Talk about Travel

Apr 08, 2013

Talk about Travel is here to help at 2 p.m. Mondays.
Have a travel-related question, comment, suspicion, warning, gripe, sad tale or happy ending? The Post Travel section's editors and writers are at your service.

Happy Monday, travelers! Thanks for being here today -- with us instead of outside in that lovely spring weather. This weekend, we took you all over the globe: Costa Rica, Vicksburg and Beijing. The Beijing story talked about the sprawling city's hutongs, or back alleys. What have been your favorite, even hidden, neighborhoods you've discovered in your travels? Best answer gets the prize. Here we go!

Going to France this summer. First overseas trip in 15 years. Do you have recommendations for securing my luggage, valuables, purse, etc? I keep hearing about scammers and pickpockets in Paris. I'm a careful traveler but wonder if there is something specific I should be doing. Thanks

I've never had any trouble in Paris whatsoever. If you exercise normal caution, you should be fine. Keep your purse close at all times. Don't respond to the "beggars" who try to hit you up outside the main attractions like the Louvre. Don't keep anything in a back pocket, where it can be swiped without your noticing. If you're especially concerned about your valuables and passport, either lock them in your hotel room safe or give them to the front desk to lock up for you, or get a pouch that you can wear inside your clothing.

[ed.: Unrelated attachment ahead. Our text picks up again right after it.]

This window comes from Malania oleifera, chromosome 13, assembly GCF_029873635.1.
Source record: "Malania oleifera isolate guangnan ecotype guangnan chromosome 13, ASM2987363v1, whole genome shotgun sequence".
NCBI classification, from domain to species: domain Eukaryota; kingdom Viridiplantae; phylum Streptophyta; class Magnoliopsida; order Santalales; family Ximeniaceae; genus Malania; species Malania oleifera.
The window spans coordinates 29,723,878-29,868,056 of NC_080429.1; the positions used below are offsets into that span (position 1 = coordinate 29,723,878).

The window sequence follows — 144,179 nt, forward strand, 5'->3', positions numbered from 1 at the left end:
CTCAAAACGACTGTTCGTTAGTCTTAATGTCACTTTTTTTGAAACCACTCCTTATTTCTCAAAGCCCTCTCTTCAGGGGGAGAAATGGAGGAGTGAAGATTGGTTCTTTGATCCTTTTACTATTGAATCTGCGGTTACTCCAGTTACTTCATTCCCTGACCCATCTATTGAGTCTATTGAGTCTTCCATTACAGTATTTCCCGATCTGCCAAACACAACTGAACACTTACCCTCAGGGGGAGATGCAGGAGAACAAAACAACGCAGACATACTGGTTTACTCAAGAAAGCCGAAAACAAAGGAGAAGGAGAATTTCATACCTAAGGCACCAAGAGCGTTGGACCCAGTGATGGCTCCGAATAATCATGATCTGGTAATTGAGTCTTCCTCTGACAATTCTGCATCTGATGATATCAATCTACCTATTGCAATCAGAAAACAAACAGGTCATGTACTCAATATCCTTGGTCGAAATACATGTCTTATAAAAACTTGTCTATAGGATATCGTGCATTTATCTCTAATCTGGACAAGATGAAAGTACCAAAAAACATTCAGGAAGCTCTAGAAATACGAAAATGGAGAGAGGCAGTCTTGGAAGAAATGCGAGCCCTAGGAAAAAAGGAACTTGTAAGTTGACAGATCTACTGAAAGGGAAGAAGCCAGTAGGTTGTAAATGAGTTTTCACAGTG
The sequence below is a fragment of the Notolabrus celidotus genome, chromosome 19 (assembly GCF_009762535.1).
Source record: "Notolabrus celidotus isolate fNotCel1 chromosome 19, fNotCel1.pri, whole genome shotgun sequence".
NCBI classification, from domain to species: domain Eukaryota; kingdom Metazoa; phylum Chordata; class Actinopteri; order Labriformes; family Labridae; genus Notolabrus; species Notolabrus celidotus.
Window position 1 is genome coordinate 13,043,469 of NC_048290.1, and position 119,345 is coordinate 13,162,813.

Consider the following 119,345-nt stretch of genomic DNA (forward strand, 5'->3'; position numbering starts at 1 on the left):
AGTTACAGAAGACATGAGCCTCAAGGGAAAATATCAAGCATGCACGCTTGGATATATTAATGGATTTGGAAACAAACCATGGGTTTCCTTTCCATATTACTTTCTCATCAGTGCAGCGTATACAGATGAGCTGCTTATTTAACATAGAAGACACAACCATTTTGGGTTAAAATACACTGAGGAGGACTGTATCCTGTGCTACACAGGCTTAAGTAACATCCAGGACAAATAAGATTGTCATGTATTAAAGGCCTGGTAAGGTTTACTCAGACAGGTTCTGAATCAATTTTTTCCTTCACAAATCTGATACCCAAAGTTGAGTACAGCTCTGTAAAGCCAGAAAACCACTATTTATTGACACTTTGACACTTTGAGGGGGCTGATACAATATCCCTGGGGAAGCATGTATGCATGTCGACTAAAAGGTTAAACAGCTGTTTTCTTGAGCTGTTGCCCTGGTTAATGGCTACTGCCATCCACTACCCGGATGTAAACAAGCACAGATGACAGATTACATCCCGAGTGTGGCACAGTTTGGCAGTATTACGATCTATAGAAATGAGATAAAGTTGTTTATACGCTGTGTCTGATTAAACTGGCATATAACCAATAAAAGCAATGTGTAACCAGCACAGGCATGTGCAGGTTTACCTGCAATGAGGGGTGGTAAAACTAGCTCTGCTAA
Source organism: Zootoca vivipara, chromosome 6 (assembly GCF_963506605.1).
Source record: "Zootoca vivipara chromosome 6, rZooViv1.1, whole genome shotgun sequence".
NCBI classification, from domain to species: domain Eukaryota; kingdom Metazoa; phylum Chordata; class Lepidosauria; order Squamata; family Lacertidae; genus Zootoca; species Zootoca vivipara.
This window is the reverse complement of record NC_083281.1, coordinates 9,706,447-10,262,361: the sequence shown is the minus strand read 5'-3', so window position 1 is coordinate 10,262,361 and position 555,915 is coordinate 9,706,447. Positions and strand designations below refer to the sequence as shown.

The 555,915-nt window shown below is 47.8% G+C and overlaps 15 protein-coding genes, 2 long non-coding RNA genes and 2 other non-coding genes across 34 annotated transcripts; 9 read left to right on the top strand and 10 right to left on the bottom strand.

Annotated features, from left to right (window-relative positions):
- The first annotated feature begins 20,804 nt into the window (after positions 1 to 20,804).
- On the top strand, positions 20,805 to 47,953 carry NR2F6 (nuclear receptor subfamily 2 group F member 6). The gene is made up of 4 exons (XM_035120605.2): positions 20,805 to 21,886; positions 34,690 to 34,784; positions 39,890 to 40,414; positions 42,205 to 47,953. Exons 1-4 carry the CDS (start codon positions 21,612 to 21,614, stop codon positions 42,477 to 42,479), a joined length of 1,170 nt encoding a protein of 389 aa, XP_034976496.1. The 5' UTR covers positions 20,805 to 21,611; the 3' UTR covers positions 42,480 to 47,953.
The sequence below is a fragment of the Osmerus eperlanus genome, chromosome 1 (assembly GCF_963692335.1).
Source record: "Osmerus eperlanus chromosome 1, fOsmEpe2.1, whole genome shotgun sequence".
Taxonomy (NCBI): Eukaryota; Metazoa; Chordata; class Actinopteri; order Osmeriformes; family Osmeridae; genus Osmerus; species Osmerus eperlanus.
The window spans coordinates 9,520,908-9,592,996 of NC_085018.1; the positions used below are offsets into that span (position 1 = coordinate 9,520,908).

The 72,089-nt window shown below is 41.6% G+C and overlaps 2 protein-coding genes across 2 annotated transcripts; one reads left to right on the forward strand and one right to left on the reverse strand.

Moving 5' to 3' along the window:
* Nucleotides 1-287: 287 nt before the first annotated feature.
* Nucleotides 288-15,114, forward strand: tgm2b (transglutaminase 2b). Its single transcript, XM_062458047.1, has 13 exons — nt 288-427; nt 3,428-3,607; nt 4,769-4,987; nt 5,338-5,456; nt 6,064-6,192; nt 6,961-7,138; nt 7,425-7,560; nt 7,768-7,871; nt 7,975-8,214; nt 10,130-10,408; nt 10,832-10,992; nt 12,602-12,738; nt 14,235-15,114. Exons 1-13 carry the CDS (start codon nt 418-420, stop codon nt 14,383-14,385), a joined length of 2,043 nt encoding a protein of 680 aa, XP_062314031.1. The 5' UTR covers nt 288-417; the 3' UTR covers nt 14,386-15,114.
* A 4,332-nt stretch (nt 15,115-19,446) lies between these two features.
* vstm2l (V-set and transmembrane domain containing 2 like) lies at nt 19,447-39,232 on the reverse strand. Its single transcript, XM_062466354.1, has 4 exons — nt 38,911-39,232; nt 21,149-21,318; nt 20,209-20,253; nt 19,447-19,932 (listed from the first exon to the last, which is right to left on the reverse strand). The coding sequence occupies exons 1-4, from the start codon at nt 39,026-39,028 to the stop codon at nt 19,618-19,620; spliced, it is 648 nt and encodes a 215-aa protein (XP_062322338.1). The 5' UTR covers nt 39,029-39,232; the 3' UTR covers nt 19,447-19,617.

HI! My husband and I will be in Seattle from April12-15. What are your must see/must do recommendations for the area including one day for a side trip? Also, some great local restaurants? Thanks.

Where to start? We didn't hit up too many museums and indoor activities, but in the "musts" that I saw, I would put in Pike Place Market, the Theo Chocolate factory tour and Chihuly Garden and Glass. Even though the ride is short, taking the monorail is fun. (Yeah, we skipped the Space Needle. Consider the taller Columbia Center instead.) I also really enjoyed hiking around Discovery Park. The Woodland Park Zoo is nice.


Restaurants I liked in Seattle: Serious Pie/Serious Biscuit, Chan (their site appears down at the moment), Portage Bay Cafe and Top Pot Doughnuts.


Beautiful Victoria, British Columbia, would make a great side trip. You can take the Clipper from downtown Seattle. Or you could stay stateside and visit the San Juan Islands.

hi, i live in DC and plan to travel to (girls getaway style) to Cabo in late august. I am flexible as to which airport i depart from - but i'm not seeing any good deals right now. I don't mind a connection. should i be looking for flights out of NY or Philly instead? Thanks for your help.